fbpx

Third time round

I was in a meeting the other week with a well-known kiwi, talking to him about our journey with Tend. About half an hour into the meeting he turned around and said something along the lines of, “so instead of you know, getting a yacht and sailing around the Mediterranean, you two decided to take on primary health care in NZ. Crazy!”  

It might sound slightly insane, to do what we are doing. I kind of get that. But the old saying rings true “The only thing necessary for the triumph of evil is for good men to do nothing.” (Edmund Burke). Note: Replace men with people.

That might sound extreme to some, but the truth is our children do not deserve to inherit the health system currently put in place for them. It is outdated, dysfunctional and bureaucratic.  While equity and access are priorities across the health sector – little is being done to truly move the dial on this.

So that is how Tend ended up becoming our biggest priority. Because our children and in fact all our children of New Zealand don’t deserve to inherit our health system. Let’s repeat that ten times to really let it sink in.

I often get asked, what is it like doing a start-up for the third time? Well, anything you do for the third time tends (excuse the pun) to have benefits. All our businesses have been in completely different categories, childcare, food, and health. Three significant market categories for sure, but all incredibly different.

When we started Au Pair Link, we were charmingly naïve, it is one of those instances that you look back at and think “how the heck did that happen”. We took a notoriously difficult business model, a square peg and beat it into shape to fit into a round hole. It certainly was not easy.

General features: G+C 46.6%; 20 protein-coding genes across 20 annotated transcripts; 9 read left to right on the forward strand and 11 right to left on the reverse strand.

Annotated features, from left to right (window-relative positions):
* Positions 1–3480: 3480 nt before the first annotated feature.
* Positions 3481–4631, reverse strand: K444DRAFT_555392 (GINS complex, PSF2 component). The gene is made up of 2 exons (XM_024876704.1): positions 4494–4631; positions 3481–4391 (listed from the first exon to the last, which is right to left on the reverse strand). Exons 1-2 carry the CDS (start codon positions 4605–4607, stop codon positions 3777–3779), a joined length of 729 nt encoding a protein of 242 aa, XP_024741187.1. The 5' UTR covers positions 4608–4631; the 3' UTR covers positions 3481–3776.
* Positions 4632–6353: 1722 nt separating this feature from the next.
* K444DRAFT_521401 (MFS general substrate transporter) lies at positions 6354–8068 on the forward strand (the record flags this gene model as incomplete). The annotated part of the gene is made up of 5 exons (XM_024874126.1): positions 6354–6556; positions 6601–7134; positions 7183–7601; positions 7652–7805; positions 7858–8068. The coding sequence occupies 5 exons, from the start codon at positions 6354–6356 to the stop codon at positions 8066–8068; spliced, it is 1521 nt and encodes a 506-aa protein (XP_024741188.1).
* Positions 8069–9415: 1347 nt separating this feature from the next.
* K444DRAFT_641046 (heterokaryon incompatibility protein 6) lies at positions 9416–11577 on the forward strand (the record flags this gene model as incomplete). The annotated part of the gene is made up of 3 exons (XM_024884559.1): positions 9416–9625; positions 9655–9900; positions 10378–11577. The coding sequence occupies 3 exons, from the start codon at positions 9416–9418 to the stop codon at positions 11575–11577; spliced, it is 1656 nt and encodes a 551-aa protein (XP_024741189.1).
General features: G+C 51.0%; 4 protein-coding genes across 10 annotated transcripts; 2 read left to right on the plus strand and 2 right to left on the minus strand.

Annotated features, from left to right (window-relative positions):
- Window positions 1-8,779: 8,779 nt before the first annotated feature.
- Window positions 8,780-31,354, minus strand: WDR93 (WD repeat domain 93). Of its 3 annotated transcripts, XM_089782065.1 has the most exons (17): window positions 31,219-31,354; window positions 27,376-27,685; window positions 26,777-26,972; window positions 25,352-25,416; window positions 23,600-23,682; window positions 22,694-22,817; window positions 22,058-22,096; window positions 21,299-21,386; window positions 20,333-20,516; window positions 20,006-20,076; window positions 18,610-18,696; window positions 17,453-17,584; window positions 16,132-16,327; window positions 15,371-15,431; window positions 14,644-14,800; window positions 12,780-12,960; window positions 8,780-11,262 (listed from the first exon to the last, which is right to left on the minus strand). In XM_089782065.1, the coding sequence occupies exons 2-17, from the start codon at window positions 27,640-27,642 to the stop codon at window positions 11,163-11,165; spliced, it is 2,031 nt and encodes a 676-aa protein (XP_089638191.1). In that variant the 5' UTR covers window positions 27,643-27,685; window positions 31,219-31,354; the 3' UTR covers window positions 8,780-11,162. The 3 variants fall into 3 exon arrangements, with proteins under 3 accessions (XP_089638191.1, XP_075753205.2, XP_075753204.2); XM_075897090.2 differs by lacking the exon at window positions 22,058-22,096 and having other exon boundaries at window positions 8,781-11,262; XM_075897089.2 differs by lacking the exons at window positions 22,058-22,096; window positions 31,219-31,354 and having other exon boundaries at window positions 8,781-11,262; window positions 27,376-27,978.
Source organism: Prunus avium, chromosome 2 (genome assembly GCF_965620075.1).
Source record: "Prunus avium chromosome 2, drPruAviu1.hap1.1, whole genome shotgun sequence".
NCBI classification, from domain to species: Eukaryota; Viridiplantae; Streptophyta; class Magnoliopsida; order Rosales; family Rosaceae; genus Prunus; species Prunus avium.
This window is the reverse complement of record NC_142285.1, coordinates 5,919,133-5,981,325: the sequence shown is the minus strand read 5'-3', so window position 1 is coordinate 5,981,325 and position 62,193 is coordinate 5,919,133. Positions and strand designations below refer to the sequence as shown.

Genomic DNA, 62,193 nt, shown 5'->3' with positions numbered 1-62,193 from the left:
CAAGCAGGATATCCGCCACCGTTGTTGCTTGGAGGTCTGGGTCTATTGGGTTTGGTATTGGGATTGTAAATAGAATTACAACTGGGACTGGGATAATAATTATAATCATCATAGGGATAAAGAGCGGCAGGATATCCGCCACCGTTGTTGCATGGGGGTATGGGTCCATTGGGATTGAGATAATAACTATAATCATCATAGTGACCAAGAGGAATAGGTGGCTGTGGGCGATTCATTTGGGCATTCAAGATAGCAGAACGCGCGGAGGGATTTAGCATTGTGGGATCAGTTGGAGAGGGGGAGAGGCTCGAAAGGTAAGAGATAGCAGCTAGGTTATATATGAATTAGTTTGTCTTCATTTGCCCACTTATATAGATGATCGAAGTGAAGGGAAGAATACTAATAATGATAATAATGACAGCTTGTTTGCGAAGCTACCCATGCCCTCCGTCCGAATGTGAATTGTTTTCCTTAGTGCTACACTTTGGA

Second time around with My Food Bag we were so much more astute. We had gone through the highs and lows of business. We understood implicitly what we needed to priorities and what was better left for another day.

After we completely sold out of Au Pair Link (who was part of an NZX/ASX listing) and partially sold My Food Bag (2016) we retired as CEOs mid-2018 and it would not have seemed far fetched to simply stop. Retire. Stop and smell the roses. Right?

But 12 months was long enough and then we started our journey for Tend. From our prior experiences we knew three things for sure:

  1. We will only focus on businesses that make a positive impact on the world
  2. We will only focus on significant problems and categories
  3. Lastly and most importantly, we will only work with people who we enjoy working with.

Simple formula, right?

Tend is now very close to launch, with timeframes being slightly moved due to the election. Over the last 2 weeks our team has spent more than 2500 minutes of testing the system (that is half a season of Game of Thrones)!

Last time I checked there was close to 30 of us. Some days I joke and say we are basically spending millions of dollars to keep ourselves in (un-paid) work. It is without a doubt the ultimate passion project, for sure.

And it is not easy. And we still feel the fear of failure. But the saying also goes “Nothing worth having, ever came easy”.  So here we are, third time around, weeks out from launch and I could not be prouder and more excited.

For all our children.

They deserve the best health care experiences and Tend will change the way we engage with healthcare for generations to come.